Guardianship: Overview

As a preliminary note, states which have enacted the Uniform Probate Code or some version of that Code (UPC), refer to the position here identified as “guardian” according to the UPC terminology “conservator”. Under the UPC, “guardian” refers to a position which applies only to the person of a ward or “protected person” whether a minor or incompetent. In UPC states guardians have no authority to affect real property of the ward without court approval. The UPC designates conservators as the court-appointed official with broad powers with respect to the real property of the ward. Conservators must be appointed by a court. This appointment is evidenced by the issuance of a document called “letters”. The discussion which follows concerning “guardians” will generally apply to conservators in UPC states.


Guardianship and Conservator ship are governed by state law. These laws may vary and you must determine the specific requirements of laws in your state. Consult with your Agents National Title underwriting counsel for specific instructions. 


An understanding of the various types of guardianship, the requirements of appointment, and the requisite duties of guardians are important in the examination of title. For instance, a person may be a guardian of person or property or both. Natural guardians are considered to be the mother and father, jointly, of their own children or adopted children, during minority. All instruments executed by a natural guardian are considered to be binding on the ward. With respect to guardianship of incompetents, there must exist a petition for judicial inquiry, a certificate of an authorized physician, a court hearing before an examining committee, and a finding or adjudication by the court stating the nature and extent of the incompetence. When a person is adjudicated mentally or physically incompetent, a guardian of the person shall be appointed and a guardian of the property may also be appointed, or the named guardian may act as both. Formal guardianship of a minor is similar in nature to the requirements above with respect to the filing of a petition; a court hearing; and as adjudicated, the appointment of guardian(s) of the minor of his person, his property or both.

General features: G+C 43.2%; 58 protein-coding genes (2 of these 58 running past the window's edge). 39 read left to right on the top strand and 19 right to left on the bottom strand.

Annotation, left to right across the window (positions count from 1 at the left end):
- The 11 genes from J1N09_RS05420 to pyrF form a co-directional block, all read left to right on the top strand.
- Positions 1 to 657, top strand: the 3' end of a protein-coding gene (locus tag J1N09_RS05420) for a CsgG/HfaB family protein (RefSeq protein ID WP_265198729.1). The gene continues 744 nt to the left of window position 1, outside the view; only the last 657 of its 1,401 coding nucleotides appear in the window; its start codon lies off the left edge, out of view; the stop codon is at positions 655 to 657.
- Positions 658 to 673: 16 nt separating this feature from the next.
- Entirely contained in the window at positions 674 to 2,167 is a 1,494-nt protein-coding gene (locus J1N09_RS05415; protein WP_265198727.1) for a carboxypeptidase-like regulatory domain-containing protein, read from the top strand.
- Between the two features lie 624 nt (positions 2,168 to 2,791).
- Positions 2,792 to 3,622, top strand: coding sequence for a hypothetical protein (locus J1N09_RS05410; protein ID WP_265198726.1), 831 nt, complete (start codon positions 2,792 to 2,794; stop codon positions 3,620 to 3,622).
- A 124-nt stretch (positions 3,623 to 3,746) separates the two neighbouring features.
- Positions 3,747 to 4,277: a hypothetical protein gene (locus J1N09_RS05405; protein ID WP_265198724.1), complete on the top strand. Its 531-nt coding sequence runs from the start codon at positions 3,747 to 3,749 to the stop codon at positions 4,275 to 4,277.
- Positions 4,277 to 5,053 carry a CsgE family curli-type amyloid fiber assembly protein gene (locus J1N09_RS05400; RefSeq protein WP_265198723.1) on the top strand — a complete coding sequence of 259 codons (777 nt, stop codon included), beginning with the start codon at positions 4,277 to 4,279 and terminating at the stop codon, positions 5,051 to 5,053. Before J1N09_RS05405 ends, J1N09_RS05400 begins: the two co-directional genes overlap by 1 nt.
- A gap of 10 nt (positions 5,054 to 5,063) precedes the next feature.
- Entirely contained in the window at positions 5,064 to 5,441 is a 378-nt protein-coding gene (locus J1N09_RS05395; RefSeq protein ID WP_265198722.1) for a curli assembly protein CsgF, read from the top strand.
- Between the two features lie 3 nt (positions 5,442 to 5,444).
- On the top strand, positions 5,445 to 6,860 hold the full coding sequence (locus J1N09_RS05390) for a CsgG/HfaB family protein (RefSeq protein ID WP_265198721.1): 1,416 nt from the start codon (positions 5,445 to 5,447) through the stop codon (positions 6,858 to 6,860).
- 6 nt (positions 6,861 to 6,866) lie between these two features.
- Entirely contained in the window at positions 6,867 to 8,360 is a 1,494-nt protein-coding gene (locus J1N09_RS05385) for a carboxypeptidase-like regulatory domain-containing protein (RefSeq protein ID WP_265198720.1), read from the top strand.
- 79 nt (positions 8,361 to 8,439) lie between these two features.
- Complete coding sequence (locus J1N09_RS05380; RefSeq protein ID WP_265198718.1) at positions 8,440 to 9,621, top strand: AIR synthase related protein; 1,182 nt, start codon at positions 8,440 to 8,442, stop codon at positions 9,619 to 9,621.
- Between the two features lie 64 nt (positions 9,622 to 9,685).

Title examiners should note the references made to guardianship of person and guardianship of property.  guardianship of property. Court orders, with respect to sale, encumbrance, or lease of real property of the ward, are of great importance, regardless of whether the ward is a minor or incompetent. 


Generally, the powers of guardian – upon court approval – include the power to sell, mortgage, lease, or otherwise encumber said real property. However, in most states, such sale must be authorized or confirmed by the court. Title examination should include review of the certified petition for sale setting forth the reasons for said sale; an adequate description of the property; the price and terms of sale, mortgage or other contract; and whether the sale is private or public; as well as the subsequent terms and conditions of the court orders approving said sale, mortgage, or lease. 


With respect to entireties property, all legal or equitable interests in real and personal property owned by an incompetent for whom a guardian of property has been appointed may be sold, transferred, conveyed, or mortgaged if the spouse who is not incompetent joins in the sale, transfer, conveyance, or mortgage of the property. When both spouses are incompetent, the sale, transfer, conveyance, or mortgage must be made by the guardian(s) of each spouse. In many states, guardians are prohibited from purchasing property or borrowing money from his or her ward unless the property is sold at public sale, and then only if the guardian is a spouse, parent, child, brother, or sister of the ward or a cotenant of the ward in the property to be sold.